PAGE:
Interviewee: Mary Ogren Osborn
Interviewer: Kate Scott
Date of Interview: September 25, 2007
Run Time: Approximately 25M
Biographical Data Form
Oral History Release
Get Well Cards, 1952 (Copies)
Photographs 1) Mick Boeckman in his iron lung, Wall Lake, Iowa, 1952; 2) Mary Ogren Osborn, “before polio”, 1952; 3) Dennis, Mary, Delbert, and Roger Ogren, Sac County, Iowa, “Two Years Before Polio,” 1950 (Mary, Delbert, and Roger all came down with polio); 4) Delbert Ogren and Mrs. Ralph. “Mrs. Ralph was Delbert’s private Braille teacher. Polio left Delbert’s shoulder and arm paralyzed and he no longer had the feeling in his finger tips to read. The School for the Blind at Vinton would not let him return to class because he had a physical handicap in one hand.”
Caption for Photo: Mike Boeckman (Mary’s cousin) photographed in his
iron lung in 1952 in Wall Lake, Iowa. He was one of several family
members to contract polio. Mike survived in his iron lung for ten
years. He died at the age of 17 from complications from pneumonia.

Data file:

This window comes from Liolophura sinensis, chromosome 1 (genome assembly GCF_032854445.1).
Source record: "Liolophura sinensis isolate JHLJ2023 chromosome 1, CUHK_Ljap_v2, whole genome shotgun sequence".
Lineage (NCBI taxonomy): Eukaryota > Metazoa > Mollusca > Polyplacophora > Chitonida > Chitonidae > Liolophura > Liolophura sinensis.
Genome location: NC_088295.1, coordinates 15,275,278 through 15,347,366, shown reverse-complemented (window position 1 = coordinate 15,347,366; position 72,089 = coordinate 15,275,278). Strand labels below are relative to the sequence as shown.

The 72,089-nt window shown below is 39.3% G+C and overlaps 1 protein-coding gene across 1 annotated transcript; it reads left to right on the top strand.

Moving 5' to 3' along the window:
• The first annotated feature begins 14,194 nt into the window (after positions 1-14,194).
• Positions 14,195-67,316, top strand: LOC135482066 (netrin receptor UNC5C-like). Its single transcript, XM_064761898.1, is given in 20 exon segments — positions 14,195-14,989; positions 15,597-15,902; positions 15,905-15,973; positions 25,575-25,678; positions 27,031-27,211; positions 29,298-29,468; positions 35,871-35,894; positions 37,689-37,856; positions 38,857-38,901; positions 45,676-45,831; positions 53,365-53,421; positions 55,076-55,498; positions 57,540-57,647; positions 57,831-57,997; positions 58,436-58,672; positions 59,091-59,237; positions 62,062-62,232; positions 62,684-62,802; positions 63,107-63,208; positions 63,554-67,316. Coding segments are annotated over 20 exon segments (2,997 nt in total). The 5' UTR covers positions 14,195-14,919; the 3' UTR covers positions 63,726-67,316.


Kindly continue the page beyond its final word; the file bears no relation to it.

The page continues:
In the summer of 1952, the Ogren family attended a potluck picnic birthday celebration for their grandfather at the Lake View Community Building in Sac County. Grandpa Yohnke had four married daughters and one son. It was extremely hot, but all five Yohnke kids came to the picnic with their spouses and children. According to Mary, “within seven days after our celebration, twelve members of the five families had come down with the dreaded disease…our farm was quarantined and people were afraid to even drive past our house. My brother and I had no after effects except for some weak muscles in our back, shoulders, and abdomen. Each had one leg a little shorter than the other. The other brother was left with a paralyzed shoulder and arm. He was blind and read Braille at the time. This was a big set back because he no longer had the feelings in his finger tips to read. Out of the other four families, I had two uncles and one cousin who were crippled, and one cousin who was in the iron lung for a long time and lived for ten years in a body cast before passing away.” Beatrice Ogren, Mary’s mother, always blamed the flies for carrying the germ to their picnic. In her oral history, Mary noted, “I think it was unusual for that many people from one family to get polio.